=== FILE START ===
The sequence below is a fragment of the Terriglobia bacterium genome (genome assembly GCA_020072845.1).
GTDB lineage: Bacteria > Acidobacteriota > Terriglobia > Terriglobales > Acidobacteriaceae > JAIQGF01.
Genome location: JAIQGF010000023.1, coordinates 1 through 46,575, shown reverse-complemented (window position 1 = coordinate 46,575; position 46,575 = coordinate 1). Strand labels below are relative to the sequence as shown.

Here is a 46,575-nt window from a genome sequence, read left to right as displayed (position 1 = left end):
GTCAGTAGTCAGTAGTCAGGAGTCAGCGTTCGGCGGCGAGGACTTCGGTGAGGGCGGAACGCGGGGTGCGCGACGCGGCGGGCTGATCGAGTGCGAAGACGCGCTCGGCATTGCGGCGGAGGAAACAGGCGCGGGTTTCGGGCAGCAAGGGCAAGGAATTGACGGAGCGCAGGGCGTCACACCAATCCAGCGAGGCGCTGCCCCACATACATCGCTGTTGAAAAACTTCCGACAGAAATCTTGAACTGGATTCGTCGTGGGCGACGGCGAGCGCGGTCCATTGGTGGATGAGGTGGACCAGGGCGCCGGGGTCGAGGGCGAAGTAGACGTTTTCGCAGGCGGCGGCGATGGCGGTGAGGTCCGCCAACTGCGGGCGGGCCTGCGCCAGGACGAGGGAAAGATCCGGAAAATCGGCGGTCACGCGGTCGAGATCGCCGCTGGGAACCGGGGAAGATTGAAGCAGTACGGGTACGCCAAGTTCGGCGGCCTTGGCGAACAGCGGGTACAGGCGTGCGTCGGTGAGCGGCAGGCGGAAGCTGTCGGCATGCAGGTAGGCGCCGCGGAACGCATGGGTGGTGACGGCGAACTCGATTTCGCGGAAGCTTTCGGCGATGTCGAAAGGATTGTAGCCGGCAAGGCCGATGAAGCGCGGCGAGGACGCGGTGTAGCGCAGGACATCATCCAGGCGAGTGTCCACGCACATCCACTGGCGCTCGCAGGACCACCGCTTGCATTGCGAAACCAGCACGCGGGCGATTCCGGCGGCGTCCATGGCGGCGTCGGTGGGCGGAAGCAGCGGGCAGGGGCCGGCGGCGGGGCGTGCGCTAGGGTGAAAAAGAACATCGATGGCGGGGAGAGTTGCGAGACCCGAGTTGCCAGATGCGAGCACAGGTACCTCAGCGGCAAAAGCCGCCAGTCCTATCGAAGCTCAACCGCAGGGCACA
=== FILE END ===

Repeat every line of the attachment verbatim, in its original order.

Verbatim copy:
The sequence below is a fragment of the Terriglobia bacterium genome (genome assembly GCA_020072845.1).
GTDB lineage: Bacteria > Acidobacteriota > Terriglobia > Terriglobales > Acidobacteriaceae > JAIQGF01.
Genome location: JAIQGF010000023.1, coordinates 1 through 46,575, shown reverse-complemented (window position 1 = coordinate 46,575; position 46,575 = coordinate 1). Strand labels below are relative to the sequence as shown.

Here is a 46,575-nt window from a genome sequence, read left to right as displayed (position 1 = left end):
GTCAGTAGTCAGTAGTCAGGAGTCAGCGTTCGGCGGCGAGGACTTCGGTGAGGGCGGAACGCGGGGTGCGCGACGCGGCGGGCTGATCGAGTGCGAAGACGCGCTCGGCATTGCGGCGGAGGAAACAGGCGCGGGTTTCGGGCAGCAAGGGCAAGGAATTGACGGAGCGCAGGGCGTCACACCAATCCAGCGAGGCGCTGCCCCACATACATCGCTGTTGAAAAACTTCCGACAGAAATCTTGAACTGGATTCGTCGTGGGCGACGGCGAGCGCGGTCCATTGGTGGATGAGGTGGACCAGGGCGCCGGGGTCGAGGGCGAAGTAGACGTTTTCGCAGGCGGCGGCGATGGCGGTGAGGTCCGCCAACTGCGGGCGGGCCTGCGCCAGGACGAGGGAAAGATCCGGAAAATCGGCGGTCACGCGGTCGAGATCGCCGCTGGGAACCGGGGAAGATTGAAGCAGTACGGGTACGCCAAGTTCGGCGGCCTTGGCGAACAGCGGGTACAGGCGTGCGTCGGTGAGCGGCAGGCGGAAGCTGTCGGCATGCAGGTAGGCGCCGCGGAACGCATGGGTGGTGACGGCGAACTCGATTTCGCGGAAGCTTTCGGCGATGTCGAAAGGATTGTAGCCGGCAAGGCCGATGAAGCGCGGCGAGGACGCGGTGTAGCGCAGGACATCATCCAGGCGAGTGTCCACGCACATCCACTGGCGCTCGCAGGACCACCGCTTGCATTGCGAAACCAGCACGCGGGCGATTCCGGCGGCGTCCATGGCGGCGTCGGTGGGCGGAAGCAGCGGGCAGGGGCCGGCGGCGGGGCGTGCGCTAGGGTGAAAAAGAACATCGATGGCGGGGAGAGTTGCGAGACCCGAGTTGCCAGATGCGAGCACAGGTACCTCAGCGGCAAAAGCCGCCAGTCCTATCGAAGCTCAACCGCAGGGCACA